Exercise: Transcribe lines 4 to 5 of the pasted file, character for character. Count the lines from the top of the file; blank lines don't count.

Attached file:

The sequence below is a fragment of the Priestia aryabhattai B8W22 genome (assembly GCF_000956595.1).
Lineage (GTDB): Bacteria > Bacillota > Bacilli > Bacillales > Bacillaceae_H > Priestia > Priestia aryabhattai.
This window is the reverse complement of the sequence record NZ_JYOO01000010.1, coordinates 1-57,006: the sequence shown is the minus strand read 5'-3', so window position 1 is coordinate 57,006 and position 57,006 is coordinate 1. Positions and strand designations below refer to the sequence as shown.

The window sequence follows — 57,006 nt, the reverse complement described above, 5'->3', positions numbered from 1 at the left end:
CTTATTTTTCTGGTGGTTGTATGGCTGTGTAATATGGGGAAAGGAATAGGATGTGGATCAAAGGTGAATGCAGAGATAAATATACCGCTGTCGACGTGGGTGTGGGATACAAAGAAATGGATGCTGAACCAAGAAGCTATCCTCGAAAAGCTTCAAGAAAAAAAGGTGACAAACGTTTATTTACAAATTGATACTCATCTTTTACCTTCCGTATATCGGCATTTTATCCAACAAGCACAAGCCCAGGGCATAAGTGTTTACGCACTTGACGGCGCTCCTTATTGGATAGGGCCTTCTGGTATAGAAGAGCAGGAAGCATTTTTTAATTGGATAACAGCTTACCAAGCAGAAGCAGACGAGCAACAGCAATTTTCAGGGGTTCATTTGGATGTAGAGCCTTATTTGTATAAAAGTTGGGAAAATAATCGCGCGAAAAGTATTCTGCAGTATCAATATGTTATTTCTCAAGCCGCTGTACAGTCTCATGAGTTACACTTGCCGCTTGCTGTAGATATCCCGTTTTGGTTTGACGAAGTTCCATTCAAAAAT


The window sequence follows — 57,006 nt, the reverse complement described above, 5'->3', positions numbered from 1 at the left end:
CTTATTTTTCTGGTGGTTGTATGGCTGTGTAATATGGGGAAAGGAATAGGATGTGGATCAAAGGTGAATGCAGAGATAAATATACCGCTGTCGACGTGGGTGTGGGATACAAAGAAATGGATGCTGAACCAAGAAGCTATCCTCGAAAAGCTTCAAGAAAAAAAGGTGACAAACGTTTATTTACAAATTGATACTCATCTTTTACCTTCCGTATATCGGCATTTTATCCAACAAGCACAAGCCCAGGGCATAAGTGTTTACGCACTTGACGGCGCTCCTTATTGGATAGGGCCTTCTGGTATAGAAGAGCAGGAAGCATTTTTTAATTGGATAACAGCTTACCAAGCAGAAGCAGACGAGCAACAGCAATTTTCAGGGGTTCATTTGGATGTAGAGCCTTATTTGTATAAAAGTTGGGAAAATAATCGCGCGAAAAGTATTCTGCAGTATCAATATGTTATTTCTCAAGCCGCTGTACAGTCTCATGAGTTACACTTGCCGCTTGCTGTAGATATCCCGTTTTGGTTTGACGAAGTTCCATTCAAAAAT